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Time-Management Tips By Age



Effective time management yields success, but how do we teach kids time management — a skill many adults struggle with?

Laura Vanderkam, Philly-area author of several time-management and productivity books, reminds us to be patient with children. “Kids learn to manage time like they learn to manage money. It is an ongoing process, and your expectations should match where the child is developmentally.”

Time-management tips for toddlers: Routines & schedules

Daily routines are a new mom’s saving grace, and they may just train your toddler in time management.

Vanderkam says, “Little ones don’t understand the concept of time, but they can learn routines. First we get dressed and brush our teeth, then we can play.”

Time-management tips for preschoolers: Music & games

Have you heard a child sing the alphabet while washing his hands? This trick teaches kids how long to wash hands, while it reinforces letters, too.

You can use timers in many situations to introduce and reinforce time-management skills. Kimberly Kelly, a guidance counselor and teacher in Cinnaminson, NJ, suggests that parents play games like Beat the Clock to teach children how long a task should take: “Put the timer on and say, ‘Let’s see if you can beat the clock. You have 10 minutes to pick up your room!’" She adds, “Some children love this challenge!”

Time-management tips for school-aged kids: The calendar

Children are busier than ever, and a calendar can keep them from feeling overwhelmed.

EJ Curran, busy Delaware mom and MomSpeak blogger, knows just how important a family calendar can be. “One of my five kids has high-functioning autism and thrives on routine. He has a detailed schedule at school,” she says. When Curran made a summer schedule for him, she found that it worked for all of her children.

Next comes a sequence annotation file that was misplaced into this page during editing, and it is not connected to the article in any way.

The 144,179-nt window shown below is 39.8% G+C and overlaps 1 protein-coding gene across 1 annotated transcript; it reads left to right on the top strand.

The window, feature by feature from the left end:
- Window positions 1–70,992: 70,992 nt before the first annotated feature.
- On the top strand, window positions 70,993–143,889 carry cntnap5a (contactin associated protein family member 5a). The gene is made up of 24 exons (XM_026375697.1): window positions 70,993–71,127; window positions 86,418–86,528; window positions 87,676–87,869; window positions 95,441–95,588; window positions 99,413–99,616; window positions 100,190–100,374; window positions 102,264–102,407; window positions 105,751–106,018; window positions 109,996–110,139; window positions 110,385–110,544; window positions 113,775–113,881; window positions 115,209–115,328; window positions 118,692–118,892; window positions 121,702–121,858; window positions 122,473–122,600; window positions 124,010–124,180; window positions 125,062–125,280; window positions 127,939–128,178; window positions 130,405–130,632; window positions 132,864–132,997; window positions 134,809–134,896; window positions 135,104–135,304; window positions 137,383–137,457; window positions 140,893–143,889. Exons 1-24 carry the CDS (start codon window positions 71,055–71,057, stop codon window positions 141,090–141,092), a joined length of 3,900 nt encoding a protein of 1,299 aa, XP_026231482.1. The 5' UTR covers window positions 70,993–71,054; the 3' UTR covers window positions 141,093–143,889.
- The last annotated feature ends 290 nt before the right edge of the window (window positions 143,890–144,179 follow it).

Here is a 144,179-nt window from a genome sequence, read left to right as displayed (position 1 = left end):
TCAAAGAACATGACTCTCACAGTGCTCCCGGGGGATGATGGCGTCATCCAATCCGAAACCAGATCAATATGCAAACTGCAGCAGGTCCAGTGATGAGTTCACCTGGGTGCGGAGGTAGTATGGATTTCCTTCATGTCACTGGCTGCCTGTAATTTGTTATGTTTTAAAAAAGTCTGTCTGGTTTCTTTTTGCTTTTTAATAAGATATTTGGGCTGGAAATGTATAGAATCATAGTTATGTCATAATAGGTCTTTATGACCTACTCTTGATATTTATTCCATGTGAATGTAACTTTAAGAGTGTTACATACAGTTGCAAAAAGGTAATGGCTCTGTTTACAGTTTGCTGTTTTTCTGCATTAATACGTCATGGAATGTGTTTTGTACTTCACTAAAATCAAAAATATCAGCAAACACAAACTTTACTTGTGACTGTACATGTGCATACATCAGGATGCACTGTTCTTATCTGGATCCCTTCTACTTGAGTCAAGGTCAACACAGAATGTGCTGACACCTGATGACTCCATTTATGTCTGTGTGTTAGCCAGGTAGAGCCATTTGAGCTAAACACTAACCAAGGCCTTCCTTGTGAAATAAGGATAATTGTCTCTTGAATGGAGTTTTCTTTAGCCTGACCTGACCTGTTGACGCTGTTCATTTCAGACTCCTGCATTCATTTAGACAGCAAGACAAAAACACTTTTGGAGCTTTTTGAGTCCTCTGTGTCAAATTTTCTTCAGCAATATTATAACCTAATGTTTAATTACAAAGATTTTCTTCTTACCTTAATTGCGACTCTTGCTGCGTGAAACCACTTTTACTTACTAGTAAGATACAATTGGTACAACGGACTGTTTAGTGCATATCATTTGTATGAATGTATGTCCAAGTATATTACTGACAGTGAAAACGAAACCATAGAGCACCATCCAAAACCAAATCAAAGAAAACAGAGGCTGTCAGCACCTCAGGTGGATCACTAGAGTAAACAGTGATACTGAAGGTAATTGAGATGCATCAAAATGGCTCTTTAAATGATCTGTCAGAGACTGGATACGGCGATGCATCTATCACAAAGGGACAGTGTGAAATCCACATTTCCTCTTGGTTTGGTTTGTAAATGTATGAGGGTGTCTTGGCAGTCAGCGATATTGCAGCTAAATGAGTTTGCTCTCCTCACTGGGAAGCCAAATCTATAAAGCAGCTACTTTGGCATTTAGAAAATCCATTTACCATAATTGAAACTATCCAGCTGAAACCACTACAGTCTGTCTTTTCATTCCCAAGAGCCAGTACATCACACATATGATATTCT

She explains, “Since I work from home, teaching five kids to manage their time is vital. Kids need to feel organized, too, so I think it’s important to have them on the same page with a planner they can reference at any time. It teaches them how the day can be broken up and instills the idea that certain things should be accomplished in a given period of time.”

Kelly agrees that calendars are mighty. Her advice to parents: “Get into the habit of looking at the calendar with your child each night to preview what is coming up, and verbalize how you will plan for it.”

Vanderkam adds, “It is often easier to talk about number of times doing things versus number of minutes. We have had more success with piano practices by telling the kids to practice their songs three times each versus saying, ‘You need to practice for 15-20 minutes.’”

Time-management tips for teens & tweens: Independence

Encourage your teen to use a paper or electronic planner. “Just like adults should do, teens can get in the habit of looking at their calendars ahead of time to see what’s coming up,” says Vanderkam. You and your tween or teen also can share your calendars electronically. “Discuss the family calendar with your child and how her life and activities fit in there,” Kelly suggests.

Vanderkam also notes that failure may sometimes be the best teacher. “If your kid stays up too late and is miserable at her summer job the next morning, you can be a sounding board about how she can avoid that happening in the future. Maybe she will have ideas about how to correct it (e.g., ‘Mom, can you remind me to start winding down at 10:30?’), which makes it far more likely to stick.”

Kelly urges balance at all stages: “Kids are so busy these days, it can sometimes be difficult to balance schoolwork, activities and family time. Together with your child, prioritize everything that needs to be done and choose what you think you can handle.”

Janet Tumelty is a South Jersey mom and freelance writer. 

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